Library

 

as DCI, 1991-1993, remarks on intelligence and the Cold War,

Unclassified

as DCI, 1991-1993, remarks on intelligence and the Cold War,
Previous Next

Monument
Over the years, their hope, their will, and their determination never wavered-nor did America's resolve in facing the challenge posed by the Berlin Wall. is whitewashed and devoid of color and life. This monument is also placed in the middle of a main thoroughfare leading to our building-and so it must be confronted by our people daily, just as it was for nearly three decades by the citizens of Berlin.
Of all the leaders who traveled to Berlin, perhaps President Kennedy best expressed the hopes of the West, when he said:
But for all of us here today, these three slabs of concrete and steel hold a special meaning. Just as the Berlin Wall was being erected, we were moving into the headquarters building that stands behind us. And over the next 28 years, much of the work that took place here was devoted to breaking down the barriers to freedom created by the Cold War. In Berlin itself, we worked to bring down those barriers, and the names of those who worked there, took risks there, fought for freedom there include some of the most familiar names of CIA's history, people such as Dick Helms, Bill Harvey, Bill Graver and Dave Murphy.
"You live in a defended island of free
dom ...Lift up your eyes beyond the dangers of today, to the hopes of tomorrow, beyond the freedom merely of this city of Berlin, or your country of Germany, to the advance of freedom everywhere, beyond the wall to the day of peace with justice, beyond yourselves and ourselves to all mankind."
Twenty-five years later the political climate had been transformed, and another American President traveled to the city of Berlin. President Reagan realized that dramatic change was possible, and, in an impassioned speech at the foot of the Brandenberg Gate, he demanded of Soviet President Gorbachev, "Tear down this wall!"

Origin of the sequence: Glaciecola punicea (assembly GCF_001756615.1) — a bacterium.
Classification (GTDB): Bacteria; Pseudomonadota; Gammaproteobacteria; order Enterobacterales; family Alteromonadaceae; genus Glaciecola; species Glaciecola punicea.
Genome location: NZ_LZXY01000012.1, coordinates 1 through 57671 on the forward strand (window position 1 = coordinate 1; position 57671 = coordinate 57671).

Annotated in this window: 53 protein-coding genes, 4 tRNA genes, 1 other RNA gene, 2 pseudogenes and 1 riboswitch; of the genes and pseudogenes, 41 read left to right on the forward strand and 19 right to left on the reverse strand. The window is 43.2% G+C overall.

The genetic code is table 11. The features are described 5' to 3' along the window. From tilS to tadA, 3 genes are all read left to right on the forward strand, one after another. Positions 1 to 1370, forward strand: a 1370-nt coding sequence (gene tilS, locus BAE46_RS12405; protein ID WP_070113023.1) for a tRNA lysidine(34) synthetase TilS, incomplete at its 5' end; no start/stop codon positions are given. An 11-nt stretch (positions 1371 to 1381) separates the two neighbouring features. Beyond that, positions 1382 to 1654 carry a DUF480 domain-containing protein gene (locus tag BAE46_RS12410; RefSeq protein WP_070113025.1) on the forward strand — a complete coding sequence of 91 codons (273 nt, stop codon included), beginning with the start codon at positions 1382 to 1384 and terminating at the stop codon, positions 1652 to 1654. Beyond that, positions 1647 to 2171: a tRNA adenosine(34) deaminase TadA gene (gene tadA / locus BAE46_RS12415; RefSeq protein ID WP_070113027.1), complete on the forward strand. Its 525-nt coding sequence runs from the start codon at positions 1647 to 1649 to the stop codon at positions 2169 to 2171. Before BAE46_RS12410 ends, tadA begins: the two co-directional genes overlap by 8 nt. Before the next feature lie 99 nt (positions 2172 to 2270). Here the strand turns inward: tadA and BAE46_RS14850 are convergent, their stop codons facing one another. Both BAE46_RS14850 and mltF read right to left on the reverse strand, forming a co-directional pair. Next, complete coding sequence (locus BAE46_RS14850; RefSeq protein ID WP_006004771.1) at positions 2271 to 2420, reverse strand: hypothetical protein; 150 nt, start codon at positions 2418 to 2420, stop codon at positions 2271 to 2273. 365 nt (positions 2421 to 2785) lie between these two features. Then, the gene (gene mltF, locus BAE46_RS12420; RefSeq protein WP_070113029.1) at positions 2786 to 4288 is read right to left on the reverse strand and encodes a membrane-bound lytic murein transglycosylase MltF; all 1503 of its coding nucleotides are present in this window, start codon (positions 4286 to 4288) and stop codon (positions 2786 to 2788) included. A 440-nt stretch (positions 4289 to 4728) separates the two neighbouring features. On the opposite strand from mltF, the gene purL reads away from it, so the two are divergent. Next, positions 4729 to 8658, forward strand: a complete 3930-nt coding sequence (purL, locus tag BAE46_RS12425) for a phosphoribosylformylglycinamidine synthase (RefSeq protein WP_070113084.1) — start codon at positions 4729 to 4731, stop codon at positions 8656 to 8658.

America's intelligence services were well suited to meet the demands of a Cold War, where military force was too harsh, and polite diplomacy was too mild. We helped our leaders to navigate through these uncharted waters; we told them of the prospects for war and the potential for peace.
But, ultimately, it was not the Soviet government which leveled the wall, it was the citizens of Berlin themselves-ordinary people, taking into their own hands hammers and chisels-battering the walleach reclaiming the unity and freedom for their country that had been denied for so long.
During those Cold War years, our view had to be global in scope. And through our actions, we countered the communist threat worldwide-not only in Germany, but in Korea, Taiwan, Vietnam, Angola, Afghanistan-anywhere across the globe where free people were faced with the tyranny of communism.
Today, we are fortunate-with the assistance of General Haddock, Ambassador Walters, our Fine Arts Commission, and the Directorates of Operations and Administration-to have a portion of the Berlin Wall here at our headquarters building. This monument that we dedicate today stands for many things, but most of all it is a permanent reminder of the power of a single and truly revolutionary ideafreedom.
I do not intend to let this opportunity pass without insisting with pride that American intelligence played a critical role in preventing World War III and in the triumph of the West over communism.
In the 40 years of the Cold War, as the two superpowers sat with their fingers on the nuclear trigger, there was no nuclear or global conflagration in large part because US intelligence accurately told American leaders-and indeed the world at large-what was happening militarily on the other side. `We watched their planes, their ships, their missiles, their armies; we knew where they were, their state of
Our Fine Arts Commission took great pains to find the right location for this monument. Its north-south orientation mirrors the wall's placement along Potsdammer Platz in Berlin. The west side of the wall is covered with original graffiti that reflects the color, hope and optimism of the West itself. It stands in stark contrast to the east side of this wall, which

38


Previous Next

Unclassified


Posted: May 08, 2007 08:53 AM
Last Updated: Aug 03, 2011 02:12 PM